Research reveals lack of knowledge on returns and finance in buy to let

Taylor Scott International News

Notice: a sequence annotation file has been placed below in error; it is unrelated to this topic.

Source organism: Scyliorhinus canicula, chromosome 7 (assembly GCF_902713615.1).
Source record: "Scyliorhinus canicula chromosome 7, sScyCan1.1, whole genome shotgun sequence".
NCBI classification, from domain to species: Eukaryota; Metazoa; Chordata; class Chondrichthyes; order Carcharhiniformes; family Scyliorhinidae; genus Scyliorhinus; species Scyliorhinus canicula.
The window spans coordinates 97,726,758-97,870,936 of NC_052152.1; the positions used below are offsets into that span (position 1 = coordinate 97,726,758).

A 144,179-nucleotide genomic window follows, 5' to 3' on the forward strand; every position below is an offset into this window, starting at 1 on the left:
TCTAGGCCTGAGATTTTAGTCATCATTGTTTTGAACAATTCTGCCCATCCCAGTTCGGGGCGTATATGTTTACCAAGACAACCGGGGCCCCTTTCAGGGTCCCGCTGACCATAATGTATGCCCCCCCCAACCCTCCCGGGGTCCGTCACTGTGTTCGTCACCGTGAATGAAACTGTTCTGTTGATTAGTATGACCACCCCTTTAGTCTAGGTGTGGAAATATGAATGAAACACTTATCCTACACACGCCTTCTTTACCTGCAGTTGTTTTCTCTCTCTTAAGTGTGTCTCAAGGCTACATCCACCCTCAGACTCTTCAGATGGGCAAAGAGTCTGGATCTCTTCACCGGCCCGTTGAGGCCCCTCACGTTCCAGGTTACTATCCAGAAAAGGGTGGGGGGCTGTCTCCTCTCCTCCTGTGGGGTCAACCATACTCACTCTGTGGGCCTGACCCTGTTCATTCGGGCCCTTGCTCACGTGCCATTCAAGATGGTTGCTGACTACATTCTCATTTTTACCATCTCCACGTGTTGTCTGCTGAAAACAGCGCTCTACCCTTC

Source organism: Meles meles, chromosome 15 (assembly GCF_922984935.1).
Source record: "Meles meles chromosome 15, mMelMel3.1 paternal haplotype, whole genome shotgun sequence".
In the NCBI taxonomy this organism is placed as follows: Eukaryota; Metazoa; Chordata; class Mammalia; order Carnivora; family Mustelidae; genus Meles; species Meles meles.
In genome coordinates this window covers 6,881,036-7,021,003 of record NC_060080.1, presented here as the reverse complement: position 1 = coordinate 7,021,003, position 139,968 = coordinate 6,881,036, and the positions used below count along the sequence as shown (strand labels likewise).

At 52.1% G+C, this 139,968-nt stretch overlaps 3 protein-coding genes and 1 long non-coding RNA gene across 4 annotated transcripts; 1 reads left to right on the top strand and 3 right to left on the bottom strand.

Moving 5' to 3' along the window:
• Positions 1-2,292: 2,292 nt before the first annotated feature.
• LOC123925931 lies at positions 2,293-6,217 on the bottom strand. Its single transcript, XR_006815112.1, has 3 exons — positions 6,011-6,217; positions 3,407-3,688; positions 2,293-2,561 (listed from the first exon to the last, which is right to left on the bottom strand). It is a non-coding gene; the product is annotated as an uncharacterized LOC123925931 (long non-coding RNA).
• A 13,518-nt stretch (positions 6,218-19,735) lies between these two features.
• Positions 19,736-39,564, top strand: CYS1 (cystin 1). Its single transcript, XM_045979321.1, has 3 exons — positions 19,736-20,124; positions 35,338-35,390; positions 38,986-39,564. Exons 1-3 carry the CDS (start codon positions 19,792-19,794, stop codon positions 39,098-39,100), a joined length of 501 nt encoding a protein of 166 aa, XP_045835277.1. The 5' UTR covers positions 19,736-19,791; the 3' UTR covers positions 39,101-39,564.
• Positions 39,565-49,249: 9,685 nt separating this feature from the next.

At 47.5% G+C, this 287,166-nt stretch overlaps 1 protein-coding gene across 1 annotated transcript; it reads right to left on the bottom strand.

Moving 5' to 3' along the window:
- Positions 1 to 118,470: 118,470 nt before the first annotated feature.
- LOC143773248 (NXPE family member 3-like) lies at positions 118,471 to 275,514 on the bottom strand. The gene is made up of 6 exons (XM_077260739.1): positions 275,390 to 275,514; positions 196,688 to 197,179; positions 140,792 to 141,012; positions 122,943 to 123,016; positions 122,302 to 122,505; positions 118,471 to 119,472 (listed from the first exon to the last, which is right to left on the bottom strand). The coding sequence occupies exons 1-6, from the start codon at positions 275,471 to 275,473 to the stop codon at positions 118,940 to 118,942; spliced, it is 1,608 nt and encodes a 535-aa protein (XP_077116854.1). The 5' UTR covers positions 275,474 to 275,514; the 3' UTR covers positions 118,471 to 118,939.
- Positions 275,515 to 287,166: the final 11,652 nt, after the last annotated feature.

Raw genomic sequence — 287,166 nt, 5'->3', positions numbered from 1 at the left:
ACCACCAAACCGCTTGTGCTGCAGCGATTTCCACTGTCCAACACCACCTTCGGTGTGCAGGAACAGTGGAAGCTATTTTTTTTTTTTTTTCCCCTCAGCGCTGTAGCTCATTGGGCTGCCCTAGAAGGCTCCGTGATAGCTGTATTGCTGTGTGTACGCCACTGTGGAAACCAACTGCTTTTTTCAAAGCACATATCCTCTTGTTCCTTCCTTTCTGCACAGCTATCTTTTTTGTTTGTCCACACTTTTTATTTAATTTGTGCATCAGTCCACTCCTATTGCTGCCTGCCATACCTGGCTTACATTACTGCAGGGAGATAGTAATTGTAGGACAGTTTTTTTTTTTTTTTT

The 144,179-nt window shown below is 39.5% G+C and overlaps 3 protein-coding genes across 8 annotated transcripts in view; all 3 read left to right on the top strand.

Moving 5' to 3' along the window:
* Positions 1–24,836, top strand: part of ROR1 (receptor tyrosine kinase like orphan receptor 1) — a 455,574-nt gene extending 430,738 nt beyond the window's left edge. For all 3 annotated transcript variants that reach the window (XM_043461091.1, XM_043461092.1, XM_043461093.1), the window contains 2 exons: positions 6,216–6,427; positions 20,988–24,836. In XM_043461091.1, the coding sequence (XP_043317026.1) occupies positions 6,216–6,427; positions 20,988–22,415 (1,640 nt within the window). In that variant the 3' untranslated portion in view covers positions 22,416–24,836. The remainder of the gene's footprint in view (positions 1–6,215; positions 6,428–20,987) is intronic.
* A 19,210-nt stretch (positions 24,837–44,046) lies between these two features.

Almost a quarter of buy to let investors in the UK residential property market don’t keep track of the returns on their property portfolio, it is claimed. There is also considerable landlord confusion about the most accurate way of assessing their buy to let finances, according to new research from specialist firm Platinum Property Partners. It found that 23% of UK landlords do not measure the return on their buy to let investments at all and this means that £300 billion of investment in the sector is left unmonitored, leaving UK landlords unaware of the current or ongoing health of their property portfolio. Landlords owning Houses in Multiple Occupation (HMOs) for young professionals and key workers are the most likely to measure their portfolio, with 95% tracking the profitability of their property portfolios in some way. But landlords who let out holiday homes are least likely to assess the returns on their investment with 33% failing to measure the financial performance of their rental properties. Not only is there a significant failure among UK landlords to measure buy to let returns, but there is also a worrying lack of consensus about the most effective way to measure the performance of property portfolios, the firm says. Return on Investment is considered the most effective way to measure the performance of all investments, including property. For buy to let it is the only method to take into account gross profit, the cost of the property (including fees and refurbishment) and capital gain. Return on equity uses a similar calculation so can also be considered an effective measurement, according to the firm. However, just 21% of buy to let investors measure the performance of their investment using these methods and 56% of property investors use a less effective method to calculate the profitability of their portfolio, which means that £700 billion of buy to let investment is at risk of not being monitored accurately. The research suggests that not only are landlords using ineffective methods to calculate the performance of their property portfolio, but the vast majority do not fully understand the key financial terms. Just 24% of landlords understood the term ‘Return on Investment’. When asked to select the correct definition, 56% failed to do so while 20% were not sure. Landlords letting out flats were the least savvy about this type of financial measurement, with only 8% able to define this term correctly. Overall some 26% could accurately define ‘Gross Yield’ and the research found that landlords of HMOs for working tenants and holiday homes are the most clued up about the meaning of this term at 38% and 42% respectively. The research also found that just 12% knew what is meant by ‘Gross Profit’, with 73% of landlords incorrectly identifying the definition. Landlords with holiday homes were the most familiar with this measure with 25% understanding the term. However, even among those investors who correctly understand financial terms, there was no… Continue reading →

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